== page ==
A small town in Maine boasts a town manager who believes everyone would be happier if the races "voluntarily separate" and founded a group that claims to be pro-Western culture but not white nationalist or racist.
Tom Kawczynski, who runs the group New Albion, moved to the area about a year ago and rode the wave of a growing alt-right movement to the position of town manager.
Kawczynski, 37, told the Bangor Daily News that he wants to preserve this region’s white majority and keep out Muslims, but rejected the idea that his views are racist, saying that people of different racial backgrounds are welcome in his movement as long as their culture is “rooted in Western civilization.”
According to Kawczynski, his views are not racist because he and his group are "pro-white without being anti-other groups in terms of their racial identity. But we … oppose the idea of bringing people in from the outside that come from different cultures."
And that means especially Muslims, who Kawczynski says are "fundamentally incompatible with Western civilization".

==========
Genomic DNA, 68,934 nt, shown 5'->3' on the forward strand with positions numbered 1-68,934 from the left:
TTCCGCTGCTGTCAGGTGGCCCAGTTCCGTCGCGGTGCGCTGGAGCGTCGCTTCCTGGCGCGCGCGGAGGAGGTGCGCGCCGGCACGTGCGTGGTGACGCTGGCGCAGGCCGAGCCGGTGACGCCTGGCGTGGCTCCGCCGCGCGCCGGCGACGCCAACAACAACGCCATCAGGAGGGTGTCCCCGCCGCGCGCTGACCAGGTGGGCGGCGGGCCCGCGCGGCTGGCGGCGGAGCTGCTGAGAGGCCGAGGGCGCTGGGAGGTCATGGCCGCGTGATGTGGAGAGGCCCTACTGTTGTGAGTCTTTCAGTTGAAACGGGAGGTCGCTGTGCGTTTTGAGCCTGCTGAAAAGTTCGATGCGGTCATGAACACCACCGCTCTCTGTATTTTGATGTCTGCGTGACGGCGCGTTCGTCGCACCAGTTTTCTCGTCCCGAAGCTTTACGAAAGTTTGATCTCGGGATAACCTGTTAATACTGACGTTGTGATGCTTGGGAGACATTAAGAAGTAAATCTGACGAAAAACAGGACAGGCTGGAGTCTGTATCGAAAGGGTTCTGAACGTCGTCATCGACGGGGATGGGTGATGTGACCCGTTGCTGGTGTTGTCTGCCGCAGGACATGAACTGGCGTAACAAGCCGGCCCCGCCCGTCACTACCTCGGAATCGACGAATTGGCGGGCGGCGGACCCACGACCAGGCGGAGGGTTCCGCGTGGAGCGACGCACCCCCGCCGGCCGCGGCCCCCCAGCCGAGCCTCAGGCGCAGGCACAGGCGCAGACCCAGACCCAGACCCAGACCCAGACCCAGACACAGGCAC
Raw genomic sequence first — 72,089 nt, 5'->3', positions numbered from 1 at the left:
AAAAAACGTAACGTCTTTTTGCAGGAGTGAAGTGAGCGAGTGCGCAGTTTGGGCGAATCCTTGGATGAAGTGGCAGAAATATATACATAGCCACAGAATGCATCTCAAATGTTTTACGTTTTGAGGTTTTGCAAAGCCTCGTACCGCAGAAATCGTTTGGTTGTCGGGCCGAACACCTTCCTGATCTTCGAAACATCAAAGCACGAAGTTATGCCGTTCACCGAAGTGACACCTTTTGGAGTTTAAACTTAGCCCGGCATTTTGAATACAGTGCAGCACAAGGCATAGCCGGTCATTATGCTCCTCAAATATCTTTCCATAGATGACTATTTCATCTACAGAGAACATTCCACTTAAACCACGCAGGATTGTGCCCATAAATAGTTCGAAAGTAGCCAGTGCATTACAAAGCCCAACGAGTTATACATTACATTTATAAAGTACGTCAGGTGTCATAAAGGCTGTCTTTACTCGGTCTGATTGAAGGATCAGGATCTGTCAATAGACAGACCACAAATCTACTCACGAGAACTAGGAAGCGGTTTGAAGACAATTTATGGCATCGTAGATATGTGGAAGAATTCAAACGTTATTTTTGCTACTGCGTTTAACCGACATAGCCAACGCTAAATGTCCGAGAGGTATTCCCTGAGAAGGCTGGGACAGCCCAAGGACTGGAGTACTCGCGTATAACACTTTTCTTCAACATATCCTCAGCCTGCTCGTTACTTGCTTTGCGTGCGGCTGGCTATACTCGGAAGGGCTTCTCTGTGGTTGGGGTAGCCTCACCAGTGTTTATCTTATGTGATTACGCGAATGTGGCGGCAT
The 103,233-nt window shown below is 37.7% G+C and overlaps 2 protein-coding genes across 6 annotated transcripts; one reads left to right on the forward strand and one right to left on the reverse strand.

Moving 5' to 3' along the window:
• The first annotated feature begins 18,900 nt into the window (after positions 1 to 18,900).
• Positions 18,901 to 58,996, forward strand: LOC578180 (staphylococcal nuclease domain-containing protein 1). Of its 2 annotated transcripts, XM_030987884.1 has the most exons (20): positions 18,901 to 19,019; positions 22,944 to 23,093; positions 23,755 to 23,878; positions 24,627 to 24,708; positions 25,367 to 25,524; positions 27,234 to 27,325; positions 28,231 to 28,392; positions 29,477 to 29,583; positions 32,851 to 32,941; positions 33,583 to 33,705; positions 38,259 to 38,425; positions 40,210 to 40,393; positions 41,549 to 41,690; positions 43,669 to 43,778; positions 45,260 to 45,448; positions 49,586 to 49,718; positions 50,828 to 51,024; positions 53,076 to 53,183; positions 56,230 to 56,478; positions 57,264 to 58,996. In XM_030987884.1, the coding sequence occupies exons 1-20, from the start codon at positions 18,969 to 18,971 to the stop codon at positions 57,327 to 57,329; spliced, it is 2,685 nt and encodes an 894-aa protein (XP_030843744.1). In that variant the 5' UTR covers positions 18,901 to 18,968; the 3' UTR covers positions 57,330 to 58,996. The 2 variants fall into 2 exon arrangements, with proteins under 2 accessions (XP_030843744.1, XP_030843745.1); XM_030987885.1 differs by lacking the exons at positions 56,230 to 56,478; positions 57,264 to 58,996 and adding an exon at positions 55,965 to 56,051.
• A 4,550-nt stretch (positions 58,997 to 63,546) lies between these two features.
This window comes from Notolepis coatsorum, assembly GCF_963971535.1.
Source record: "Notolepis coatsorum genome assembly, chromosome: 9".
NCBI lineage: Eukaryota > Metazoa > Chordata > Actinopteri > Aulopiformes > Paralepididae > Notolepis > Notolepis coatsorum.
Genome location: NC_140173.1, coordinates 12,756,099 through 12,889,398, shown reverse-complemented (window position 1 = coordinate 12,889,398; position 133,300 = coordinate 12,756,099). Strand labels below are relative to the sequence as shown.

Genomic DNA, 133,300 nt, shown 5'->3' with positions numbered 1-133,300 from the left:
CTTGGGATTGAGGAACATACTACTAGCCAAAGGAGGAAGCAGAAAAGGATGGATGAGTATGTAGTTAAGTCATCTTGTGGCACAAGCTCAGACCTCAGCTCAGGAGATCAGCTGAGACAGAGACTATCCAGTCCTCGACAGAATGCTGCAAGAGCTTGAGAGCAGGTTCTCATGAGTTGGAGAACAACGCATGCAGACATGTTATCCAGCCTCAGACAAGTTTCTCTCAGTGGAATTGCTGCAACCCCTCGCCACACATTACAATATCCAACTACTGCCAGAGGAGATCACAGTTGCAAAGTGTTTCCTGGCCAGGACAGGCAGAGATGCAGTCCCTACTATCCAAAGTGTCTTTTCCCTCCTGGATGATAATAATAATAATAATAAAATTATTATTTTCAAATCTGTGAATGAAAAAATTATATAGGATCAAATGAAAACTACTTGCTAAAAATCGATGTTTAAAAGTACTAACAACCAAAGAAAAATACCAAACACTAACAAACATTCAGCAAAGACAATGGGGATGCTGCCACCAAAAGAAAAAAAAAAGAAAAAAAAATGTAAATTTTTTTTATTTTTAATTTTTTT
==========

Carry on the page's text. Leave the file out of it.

In a post on the group’s website, Kawczynski wrote that “while I am not an absolutist on race, understanding the many complications created by the American system, I do believe to the extent we voluntarily separate, the happier every group will be as they regain self-determination.” Another post refers to Islam as “barbarism.”
Relocating to Maine from Pennsylvania - where he ran for county executive in Allegheny County but left due to the state's “cultural and political divides … put danger to people’s quality of life" - Kawczynski continued being politically active and worked as a town chair for Trump’s 2016 presidential campaign.
Kawczynski shares many of his views on the alt-right forum GAB:
His posts include calls for the deportation of immigrants protected under the Deferred Action for Childhood Arrivals policy, questions about “why Europeans let Islam run over them” and statements such as, “It’s no accident unattractive women make up the vast majority of feminists.”
But he says his views do not adversely impact the community of Jackman:
“I do not run [Jackman] in a way where we in any way discriminate against anyone who is there. And we follow all the guidelines. And we respect everyone that comes through,” Kawczynski said.
Nevertheless, he added that he does see a “natural overlay” between the mission of New Albion and his work for Jackman. “It is something that I am trying to integrate in the sense that I’m trying to develop our community,” he said. “But I do not make that relationship explicit.”